College Admissions 2004 October 2004

The Big Picture

Our annual survey of the admissions landscape uncovered recent and upcoming changes to the process, growing concern about tuition increases, and serious questions about whether colleges are fulfilling their mission

Lloyd Thacker, of the Education Conservancy, in Portland, Oregon, says that the role of sports in Ivy League admissions is becoming widely noticed. "I think deans are trying to do a good job" (that is, are trying to admit only qualified athletes), he says. "I just think there are institutional pressures. Any real change has to come from presidents demonstrating leadership beyond their own institutional self-interest." (In the summer of 2003 the Ivy League presidents did raise academic standards for athletes and limit the number of recruits.) Tom Parker, of Amherst, thinks the first step toward addressing this problem—and the related one of "legacy" admissions—is to be completely honest about them. "Schools should come right out and say, 'We are practicing affirmative action. This is our admit rate for legacies. We reserve X places for athletes.' These people get in at the cost of academic standards, and it should be said, because everybody knows it. Pretending otherwise just engenders cynicism." In the meantime, though, prospective Ivy Leaguers might want to stay in shape.

The financial squeeze

One prospect worried the people we interviewed more than any other. It was the financial pressures that together threaten to make four-year colleges, especially private ones, largely the preserve of the well-off—a reflection of social advancement rather than a means toward it.

The individual forces behind this shift are familiar: the polarization of incomes; the squeeze on state and federal support for higher education; the already high cost of private education and the rapidly rising cost of public institutions. Another factor is the boom in "merit aid" programs at schools both public and private. Merit aid is financial assistance given for reasons other than financial need, and it is the fastest-growing category of financial aid. This is because merit aid helps colleges attract students with higher SAT scores, and from more-prosperous families, than might otherwise enroll. Steve Goodman, an independent educational consultant in Washington, D.C., offers the example of a student he was advising who was accepted by Syracuse. "The school threw six or seven thousand dollars at him that he didn't need," Goodman said. "They offered the money to be sure he would come." Michael Sexton, the dean of admissions at Lewis & Clark College, in Portland, Oregon, says that the use of merit aid depends mainly on where the institution stands "on the food chain" of colleges. "For those of us just below the upper echelon, it's one of the tools we can use [to attract top students]." Since overall aid budgets have been flat, more merit aid means less need-based aid at all but the very richest colleges.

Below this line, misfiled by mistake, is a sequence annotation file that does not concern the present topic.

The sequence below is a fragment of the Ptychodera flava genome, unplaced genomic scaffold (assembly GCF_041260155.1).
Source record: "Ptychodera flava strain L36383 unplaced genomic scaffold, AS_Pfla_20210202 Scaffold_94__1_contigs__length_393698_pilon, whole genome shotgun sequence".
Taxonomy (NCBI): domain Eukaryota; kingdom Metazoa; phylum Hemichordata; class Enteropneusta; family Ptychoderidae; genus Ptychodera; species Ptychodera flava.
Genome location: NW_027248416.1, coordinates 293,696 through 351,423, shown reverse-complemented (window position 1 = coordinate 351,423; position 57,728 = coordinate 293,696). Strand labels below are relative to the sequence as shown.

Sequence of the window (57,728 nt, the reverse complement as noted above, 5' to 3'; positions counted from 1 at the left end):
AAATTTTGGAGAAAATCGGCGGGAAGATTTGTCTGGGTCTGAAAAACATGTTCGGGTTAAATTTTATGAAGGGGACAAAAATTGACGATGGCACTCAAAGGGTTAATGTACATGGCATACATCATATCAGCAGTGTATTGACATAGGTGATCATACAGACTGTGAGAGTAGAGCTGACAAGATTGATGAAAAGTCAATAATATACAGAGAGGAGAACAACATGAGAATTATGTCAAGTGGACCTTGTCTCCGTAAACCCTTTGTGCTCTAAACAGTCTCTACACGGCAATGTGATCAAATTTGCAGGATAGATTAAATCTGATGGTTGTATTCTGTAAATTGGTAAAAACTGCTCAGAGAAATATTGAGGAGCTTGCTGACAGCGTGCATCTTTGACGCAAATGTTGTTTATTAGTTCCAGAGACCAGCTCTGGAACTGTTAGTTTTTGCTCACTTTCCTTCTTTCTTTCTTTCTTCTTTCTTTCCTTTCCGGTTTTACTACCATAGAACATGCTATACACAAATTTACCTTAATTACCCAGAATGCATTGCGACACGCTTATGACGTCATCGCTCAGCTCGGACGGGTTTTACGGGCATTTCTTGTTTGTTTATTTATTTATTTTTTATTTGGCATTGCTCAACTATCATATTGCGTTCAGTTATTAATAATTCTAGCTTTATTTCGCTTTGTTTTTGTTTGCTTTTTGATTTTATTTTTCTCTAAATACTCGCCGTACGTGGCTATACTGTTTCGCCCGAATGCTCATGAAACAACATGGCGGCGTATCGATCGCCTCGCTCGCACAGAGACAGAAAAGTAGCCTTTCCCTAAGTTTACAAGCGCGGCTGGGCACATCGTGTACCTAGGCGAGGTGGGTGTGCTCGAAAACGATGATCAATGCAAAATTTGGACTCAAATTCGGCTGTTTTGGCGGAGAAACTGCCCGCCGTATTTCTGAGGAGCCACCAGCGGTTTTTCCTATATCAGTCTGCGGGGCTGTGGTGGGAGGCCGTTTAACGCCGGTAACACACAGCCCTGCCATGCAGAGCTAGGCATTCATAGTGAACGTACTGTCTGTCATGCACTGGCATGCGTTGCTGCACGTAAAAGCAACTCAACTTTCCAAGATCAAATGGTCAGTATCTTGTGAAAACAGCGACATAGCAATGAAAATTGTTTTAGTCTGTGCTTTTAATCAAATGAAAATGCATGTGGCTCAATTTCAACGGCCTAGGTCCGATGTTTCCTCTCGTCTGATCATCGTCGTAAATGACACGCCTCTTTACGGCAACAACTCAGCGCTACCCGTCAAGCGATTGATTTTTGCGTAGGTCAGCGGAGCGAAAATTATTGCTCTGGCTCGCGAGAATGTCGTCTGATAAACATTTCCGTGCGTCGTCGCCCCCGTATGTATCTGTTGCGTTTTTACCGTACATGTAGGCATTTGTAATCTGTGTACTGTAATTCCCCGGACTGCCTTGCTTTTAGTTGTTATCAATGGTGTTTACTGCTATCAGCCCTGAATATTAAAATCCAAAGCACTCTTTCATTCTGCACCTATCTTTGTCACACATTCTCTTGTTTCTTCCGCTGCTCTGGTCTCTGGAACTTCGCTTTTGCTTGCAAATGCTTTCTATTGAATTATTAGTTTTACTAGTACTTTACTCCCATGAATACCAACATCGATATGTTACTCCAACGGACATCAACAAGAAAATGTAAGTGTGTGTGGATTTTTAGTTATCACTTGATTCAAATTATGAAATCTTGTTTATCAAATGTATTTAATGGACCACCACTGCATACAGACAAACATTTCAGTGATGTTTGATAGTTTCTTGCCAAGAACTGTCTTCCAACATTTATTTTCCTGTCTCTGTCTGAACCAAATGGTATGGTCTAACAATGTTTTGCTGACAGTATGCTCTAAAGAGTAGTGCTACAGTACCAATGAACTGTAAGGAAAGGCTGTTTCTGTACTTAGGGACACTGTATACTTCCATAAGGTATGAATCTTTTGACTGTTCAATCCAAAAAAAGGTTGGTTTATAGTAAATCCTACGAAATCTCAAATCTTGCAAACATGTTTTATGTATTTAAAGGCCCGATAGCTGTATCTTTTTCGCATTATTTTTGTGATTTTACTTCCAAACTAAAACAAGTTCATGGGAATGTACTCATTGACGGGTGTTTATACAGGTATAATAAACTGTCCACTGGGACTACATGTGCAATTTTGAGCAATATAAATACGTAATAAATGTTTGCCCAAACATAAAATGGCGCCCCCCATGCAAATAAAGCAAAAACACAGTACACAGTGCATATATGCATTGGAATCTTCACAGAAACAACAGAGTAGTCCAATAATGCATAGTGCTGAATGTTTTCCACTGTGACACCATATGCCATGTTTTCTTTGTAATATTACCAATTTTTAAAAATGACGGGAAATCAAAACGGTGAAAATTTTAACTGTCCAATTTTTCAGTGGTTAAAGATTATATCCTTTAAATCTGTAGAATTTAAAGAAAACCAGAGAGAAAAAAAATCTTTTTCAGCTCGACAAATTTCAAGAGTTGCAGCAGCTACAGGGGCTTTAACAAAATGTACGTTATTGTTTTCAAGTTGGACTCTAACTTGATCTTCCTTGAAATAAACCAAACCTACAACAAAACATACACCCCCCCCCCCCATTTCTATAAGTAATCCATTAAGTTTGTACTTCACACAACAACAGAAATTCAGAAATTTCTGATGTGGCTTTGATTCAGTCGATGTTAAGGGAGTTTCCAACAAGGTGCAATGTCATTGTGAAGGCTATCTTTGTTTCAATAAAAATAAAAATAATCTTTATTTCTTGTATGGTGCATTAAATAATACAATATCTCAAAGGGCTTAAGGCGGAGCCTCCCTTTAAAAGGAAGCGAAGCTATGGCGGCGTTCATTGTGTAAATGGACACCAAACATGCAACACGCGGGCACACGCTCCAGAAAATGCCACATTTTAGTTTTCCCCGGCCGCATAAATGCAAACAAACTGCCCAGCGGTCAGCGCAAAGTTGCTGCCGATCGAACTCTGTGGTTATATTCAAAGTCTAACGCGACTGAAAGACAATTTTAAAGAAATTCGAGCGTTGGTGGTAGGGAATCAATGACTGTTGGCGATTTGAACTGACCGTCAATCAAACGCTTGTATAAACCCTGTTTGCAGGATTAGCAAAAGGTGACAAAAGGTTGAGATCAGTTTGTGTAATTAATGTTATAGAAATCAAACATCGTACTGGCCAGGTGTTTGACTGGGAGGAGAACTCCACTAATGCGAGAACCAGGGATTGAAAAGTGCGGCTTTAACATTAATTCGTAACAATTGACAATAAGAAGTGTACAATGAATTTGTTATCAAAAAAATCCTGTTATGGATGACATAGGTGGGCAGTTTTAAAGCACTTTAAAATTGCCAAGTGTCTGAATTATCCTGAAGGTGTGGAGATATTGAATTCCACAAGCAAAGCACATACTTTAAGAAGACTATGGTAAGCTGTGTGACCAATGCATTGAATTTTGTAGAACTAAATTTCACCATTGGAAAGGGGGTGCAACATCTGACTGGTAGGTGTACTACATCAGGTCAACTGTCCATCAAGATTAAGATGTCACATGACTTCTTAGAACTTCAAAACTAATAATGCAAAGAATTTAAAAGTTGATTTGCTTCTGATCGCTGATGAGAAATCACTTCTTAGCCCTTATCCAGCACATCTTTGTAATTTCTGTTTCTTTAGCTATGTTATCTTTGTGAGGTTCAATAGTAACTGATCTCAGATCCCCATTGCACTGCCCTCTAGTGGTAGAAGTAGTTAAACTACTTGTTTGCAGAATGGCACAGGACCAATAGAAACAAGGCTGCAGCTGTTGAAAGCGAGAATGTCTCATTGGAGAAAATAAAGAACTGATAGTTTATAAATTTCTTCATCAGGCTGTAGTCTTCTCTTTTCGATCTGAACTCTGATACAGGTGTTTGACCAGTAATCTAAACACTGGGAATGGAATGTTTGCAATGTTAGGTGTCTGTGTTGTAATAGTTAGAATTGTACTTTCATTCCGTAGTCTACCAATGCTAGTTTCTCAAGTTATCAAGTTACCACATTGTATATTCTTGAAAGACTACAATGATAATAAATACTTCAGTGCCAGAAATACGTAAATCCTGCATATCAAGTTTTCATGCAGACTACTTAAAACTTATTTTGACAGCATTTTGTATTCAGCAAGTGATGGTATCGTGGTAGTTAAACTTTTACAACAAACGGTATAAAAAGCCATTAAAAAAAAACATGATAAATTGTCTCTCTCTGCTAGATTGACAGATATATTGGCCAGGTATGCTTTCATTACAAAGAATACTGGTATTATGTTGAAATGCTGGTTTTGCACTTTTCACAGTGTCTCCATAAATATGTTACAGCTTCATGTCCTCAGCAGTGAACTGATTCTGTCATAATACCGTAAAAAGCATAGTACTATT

Taken together, these and other forces have convinced many officials that America's four-year colleges, though more international and ethnically diverse than ever, are becoming less socio-economically diverse. "Low-income students are not participating at adequate rates," says John Latting, the director of admissions at Johns Hopkins. "There's some real talent, and they're not participating in the most prominent institutions at nearly the rates that a pure meritocracy would suggest." Latting points out that from a college's point of view, it is more convenient in every way to stick with well-prepared students who attended well-funded high schools and whose families can cover tuition without assistance. "Recruiting low-income students is expensive and requires you to take a hit in the apparent quality of your class," he says, because they generally have lower test scores. "But you have to be willing to do that, because so many things in the application process are biased toward standpoints and values ingrained in the upper class." Similar concerns were expressed time and again in our interviews. Richard Shaw, the dean of admissions and financial aid at Yale, described how the complexity of financial aid was another barrier to less well-off students, who are "having a hard time just taking the first step to consider college." The bad news, Shaw said, is that selective colleges are becoming economically stratified. "The good news is that it's becoming a major topic." This year Lawrence Summers, the president of Harvard, announced that the university would waive all costs for students from families with an annual income below $40,000. (Of course, such students would still have to get into Harvard in the first place.)